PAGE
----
Send to

Choose Destination
Br J Cancer. 1985 Dec;52(6):867-73.

Fifteen-year follow-up of all patients in a study of post-operative chemotherapy for bronchial carcinoma.


The 15-year findings are presented of a double-blind, randomised study planned in 1964 in which cytotoxic chemotherapy with either busulphan or cyclophosphamide prescribed to be given daily for 2 years as an adjuvant to surgery was compared with placebo in the treatment of 726 patients with carcinoma of the bronchus. The two cytotoxic agents administered in this way did not influence survival. At 15y, 8% of the 243 patients allocated busulphan, 9% of the 234 cyclophosphamide, and 10% of the 249 placebo were alive, these being 10% of the patients who had had epidermoid cancers, 12% large-cell, 5% small-cell, 5% adenocarcinomas, and 8% other histological types. The study provides data on long-term results in a large group of patients who were, in effect, treated by surgery alone. Survival was significantly shorter in patients with histological involvement of the resected intrathoracic nodes (log-rank test P much less than 0.001). A finding of particular interest is that the histological type of the tumour did not influence survival in the 390 patients whose nodes were not involved, although, as expected, it did in the 336 whose nodes were involved, the 226 with epidermoid cancers surviving longer than the 57 with small cell carcinoma, the 31 with adenocarcinoma and all 110 with non-epidermoid carcinomas (P much less than 0.001 in each comparison).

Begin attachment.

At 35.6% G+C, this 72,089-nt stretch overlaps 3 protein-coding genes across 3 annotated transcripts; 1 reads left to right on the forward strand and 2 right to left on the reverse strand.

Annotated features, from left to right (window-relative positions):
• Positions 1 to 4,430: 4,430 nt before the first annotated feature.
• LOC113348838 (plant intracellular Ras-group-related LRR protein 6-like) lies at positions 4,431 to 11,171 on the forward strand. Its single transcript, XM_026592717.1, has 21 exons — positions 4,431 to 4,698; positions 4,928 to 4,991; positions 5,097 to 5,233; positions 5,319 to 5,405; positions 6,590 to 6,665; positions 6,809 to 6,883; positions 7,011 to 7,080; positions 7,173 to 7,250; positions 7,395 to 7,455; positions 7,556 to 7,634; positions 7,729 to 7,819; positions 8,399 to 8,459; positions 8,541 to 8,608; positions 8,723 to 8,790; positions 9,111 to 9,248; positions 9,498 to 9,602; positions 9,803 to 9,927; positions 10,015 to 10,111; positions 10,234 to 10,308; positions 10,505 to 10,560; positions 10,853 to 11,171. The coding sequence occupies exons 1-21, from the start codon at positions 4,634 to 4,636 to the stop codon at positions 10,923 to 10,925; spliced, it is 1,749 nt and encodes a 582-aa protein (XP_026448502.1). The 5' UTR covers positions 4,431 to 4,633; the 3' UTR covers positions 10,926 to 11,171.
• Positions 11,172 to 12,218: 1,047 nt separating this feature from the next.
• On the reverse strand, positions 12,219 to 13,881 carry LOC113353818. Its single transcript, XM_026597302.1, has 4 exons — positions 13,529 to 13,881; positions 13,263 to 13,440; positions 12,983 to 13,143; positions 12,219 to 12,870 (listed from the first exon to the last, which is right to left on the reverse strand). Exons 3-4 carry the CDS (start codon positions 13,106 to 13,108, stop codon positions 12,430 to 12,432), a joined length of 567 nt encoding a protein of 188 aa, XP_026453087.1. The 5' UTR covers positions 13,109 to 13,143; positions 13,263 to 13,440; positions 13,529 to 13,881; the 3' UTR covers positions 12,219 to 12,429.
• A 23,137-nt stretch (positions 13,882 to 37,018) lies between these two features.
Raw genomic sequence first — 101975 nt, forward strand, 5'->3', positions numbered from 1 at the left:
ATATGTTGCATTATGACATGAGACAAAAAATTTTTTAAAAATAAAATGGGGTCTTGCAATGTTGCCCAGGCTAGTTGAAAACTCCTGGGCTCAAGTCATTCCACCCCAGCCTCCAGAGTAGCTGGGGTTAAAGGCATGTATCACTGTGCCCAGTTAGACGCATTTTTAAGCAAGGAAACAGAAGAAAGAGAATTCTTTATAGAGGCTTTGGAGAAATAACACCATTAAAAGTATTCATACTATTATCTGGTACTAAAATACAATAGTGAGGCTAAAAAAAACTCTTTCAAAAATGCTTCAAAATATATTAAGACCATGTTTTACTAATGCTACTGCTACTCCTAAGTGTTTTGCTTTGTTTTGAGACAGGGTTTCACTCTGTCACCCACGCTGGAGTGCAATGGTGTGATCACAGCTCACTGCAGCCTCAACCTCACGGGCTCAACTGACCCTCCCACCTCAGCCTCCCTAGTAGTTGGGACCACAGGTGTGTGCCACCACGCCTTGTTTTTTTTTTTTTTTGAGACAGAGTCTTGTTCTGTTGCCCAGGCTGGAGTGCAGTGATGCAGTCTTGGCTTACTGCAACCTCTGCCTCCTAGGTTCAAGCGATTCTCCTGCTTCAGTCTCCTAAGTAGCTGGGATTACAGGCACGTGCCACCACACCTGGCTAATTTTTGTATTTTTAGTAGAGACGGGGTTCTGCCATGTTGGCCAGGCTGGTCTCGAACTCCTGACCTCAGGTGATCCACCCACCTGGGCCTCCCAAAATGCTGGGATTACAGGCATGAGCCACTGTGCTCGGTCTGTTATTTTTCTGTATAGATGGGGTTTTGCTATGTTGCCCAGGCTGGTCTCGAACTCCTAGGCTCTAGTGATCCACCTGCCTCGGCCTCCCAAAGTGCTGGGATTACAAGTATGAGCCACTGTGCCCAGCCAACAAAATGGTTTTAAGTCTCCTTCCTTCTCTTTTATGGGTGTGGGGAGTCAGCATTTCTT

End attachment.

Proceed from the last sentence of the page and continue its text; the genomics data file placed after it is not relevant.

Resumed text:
[Indexed for MEDLINE]
Free PMC Article

Supplemental Content

Full text links

Icon for PubMed Central
Loading ...
Support Center